Trapped in common sense


It doesn’t matter if we’re being squeezed in against others on a crowded train. But it does matter if someone stands close to us when the train’s empty. It doesn’t matter when we’re facing each other in enclosed spaces. But it does matter if someone stands facing us in a lift. It seems like we’re wired to some kind of rules that encourage us to spread out when there’s space. These are unwritten rules and are everywhere around us. No matter where we live, our lives are guided by these rules. A reasonable person is expected to know them. At times, a reasonable person is also expected to ignore them.

Unwritten rules are informal rules. Then there are written rules that are formal rules. Formal rules seem less important than informal rules because we like to break them. Informal rules seem more important than formal rules because we like to use them. We use informal rules to solve many of our problems, from personal to social.

We can refer to these unwritten, informal rules as common sense. Common sense is so common that we see it only when it’s missing. But it helps many of our daily activities. It is common sense that tells us to be clean, behave appropriately, pick clothes or maintain relationships. It is common sense that tells us when to follow rules, when to ignore them and when to challenge them.

There are two defining features of common sense. The sociologist Carl Taylor put these forward in 1946. The first feature of common sense is it’s overwhelmingly practical. The second feature of common sense is it’s driven by spontaneity. It is these features that make common sense different to say, sciences or mathematics. Common sense is more about providing answers to problems and less about getting to them. Common sense is therefore more about what and less about why. The power of common sense lies in its ability to deal with situations on their own terms. Which means, common sense doesn’t always reflect a problem, but simply attempts to deal with it. This calls for a couple of issues.

Firstly, this is why common sense is hard to be taught. Those who lack common sense therefore don’t get it as to why they need to pay attention. They don’t seem to understand what is it that they don’t get. And because it’s not clear as to what it is that they didn’t get, it’s hard to help them. And it’s surprisingly hard to explain what is it that they’re doing is wrong.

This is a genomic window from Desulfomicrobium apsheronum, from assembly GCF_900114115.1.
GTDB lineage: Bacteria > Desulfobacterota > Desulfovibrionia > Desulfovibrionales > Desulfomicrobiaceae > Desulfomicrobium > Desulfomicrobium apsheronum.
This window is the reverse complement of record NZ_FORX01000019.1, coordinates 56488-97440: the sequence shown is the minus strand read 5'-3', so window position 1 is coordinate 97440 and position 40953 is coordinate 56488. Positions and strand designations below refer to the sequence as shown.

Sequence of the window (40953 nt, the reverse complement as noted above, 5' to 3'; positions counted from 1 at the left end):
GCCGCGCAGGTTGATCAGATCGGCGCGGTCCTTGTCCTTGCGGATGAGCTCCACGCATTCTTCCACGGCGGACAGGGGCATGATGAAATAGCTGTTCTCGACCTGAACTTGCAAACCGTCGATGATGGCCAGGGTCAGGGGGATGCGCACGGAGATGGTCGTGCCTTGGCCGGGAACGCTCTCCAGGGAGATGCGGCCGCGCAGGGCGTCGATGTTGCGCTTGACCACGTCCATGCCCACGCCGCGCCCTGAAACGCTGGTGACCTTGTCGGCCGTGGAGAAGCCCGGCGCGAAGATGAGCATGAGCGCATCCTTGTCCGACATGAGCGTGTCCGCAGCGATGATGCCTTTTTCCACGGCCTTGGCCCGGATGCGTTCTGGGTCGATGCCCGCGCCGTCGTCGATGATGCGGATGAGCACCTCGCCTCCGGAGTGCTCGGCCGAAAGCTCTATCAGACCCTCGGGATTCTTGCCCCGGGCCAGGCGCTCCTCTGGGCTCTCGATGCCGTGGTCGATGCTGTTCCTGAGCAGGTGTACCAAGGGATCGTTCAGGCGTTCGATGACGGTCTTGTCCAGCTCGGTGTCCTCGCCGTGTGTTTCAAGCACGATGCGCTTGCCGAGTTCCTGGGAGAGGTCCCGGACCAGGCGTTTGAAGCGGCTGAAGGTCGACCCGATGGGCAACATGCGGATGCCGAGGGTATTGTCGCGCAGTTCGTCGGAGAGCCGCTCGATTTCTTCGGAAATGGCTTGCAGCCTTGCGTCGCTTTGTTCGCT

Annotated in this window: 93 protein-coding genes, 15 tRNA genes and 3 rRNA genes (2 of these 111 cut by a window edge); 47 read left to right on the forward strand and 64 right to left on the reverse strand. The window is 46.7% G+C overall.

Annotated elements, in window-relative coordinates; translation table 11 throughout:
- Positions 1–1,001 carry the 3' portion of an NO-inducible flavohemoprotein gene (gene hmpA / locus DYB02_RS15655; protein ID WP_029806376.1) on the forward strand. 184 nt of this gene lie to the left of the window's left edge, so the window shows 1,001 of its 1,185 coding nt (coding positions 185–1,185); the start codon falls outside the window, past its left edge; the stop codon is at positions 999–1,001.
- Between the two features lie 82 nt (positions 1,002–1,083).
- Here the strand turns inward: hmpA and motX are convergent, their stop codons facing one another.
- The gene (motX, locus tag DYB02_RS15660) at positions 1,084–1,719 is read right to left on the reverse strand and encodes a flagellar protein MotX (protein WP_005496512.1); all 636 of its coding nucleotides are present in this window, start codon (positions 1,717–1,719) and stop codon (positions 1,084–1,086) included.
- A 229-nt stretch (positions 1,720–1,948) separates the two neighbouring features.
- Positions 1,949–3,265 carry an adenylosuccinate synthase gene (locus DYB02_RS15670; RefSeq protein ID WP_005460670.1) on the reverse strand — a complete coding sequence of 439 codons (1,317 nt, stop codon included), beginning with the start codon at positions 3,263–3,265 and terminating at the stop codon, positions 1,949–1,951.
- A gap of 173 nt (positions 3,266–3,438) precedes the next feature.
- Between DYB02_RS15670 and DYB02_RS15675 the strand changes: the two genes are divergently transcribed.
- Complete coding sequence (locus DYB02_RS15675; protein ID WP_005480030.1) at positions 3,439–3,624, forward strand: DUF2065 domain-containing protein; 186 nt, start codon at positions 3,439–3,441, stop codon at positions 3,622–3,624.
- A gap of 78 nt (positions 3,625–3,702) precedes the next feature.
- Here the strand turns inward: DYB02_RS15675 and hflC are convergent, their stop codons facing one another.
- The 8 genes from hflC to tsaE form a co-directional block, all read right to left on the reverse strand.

Secondly, common sense, by principle, isn’t always right. It’s a mixed bag of intuition, experience and knowledge. The contextual nature of common sense means these factors don't always end up in the best of proportions. Which means, our common sense isn’t always right. It is bound to make mistakes. It is important to recognise how common sense fails to be able to plan the future better or understand the present better. It turns out that common sense tends to fail in three forms. The sociologist Duncan Watts explains them in Everything is Obvious.

Firstly, the way we understand individual behaviour is flawed. When we think about why people do what they do, we tend to focus on rewards and motivations but not on reactions. No matter how careful we are, in putting ourselves in someone else's shoes, we're likely to make mistakes predicting how they’ll behave outside a given situation.

Secondly, the way we understand group behaviour is worse. When people meet at parties, markets or gigs, they connect. As they connect, ideas, opinions and thoughts are exchanged; and eventually, in some way or the way, influence each other’s views. Opinions are formed and decisions are made as to whether something’s right or wrong, fair or unfair, cheap or good. These influences tend to pile up in unexpected ways. Therefore, group behaviour seems to reflect more about what’s ideal than what’s happening.

Thirdly, we learn less from history than we think we do. This misunderstanding changes the way we see the future. Whenever something exciting, dramatic or terrible happens, we look for explanations. But since we look for explanations only after something has happened, our focus is on what has happened rather than what might have happened but didn’t happen. So we deceive ourselves into believing we can make predictions that are impossible, even in principle.

Common sense is a great way to make sense of the world, but not necessarily understanding it. It provides ready explanations and helps us through our lives everyday. But since we don’t understand why, we end up deceiving ourselves with plausible-sounding stories instead. So it weakens our motivations in treating social problems the way we treat problems in medicine, engineering and sciences. Common sense, although hard to imagine, restricts our understanding of the world.

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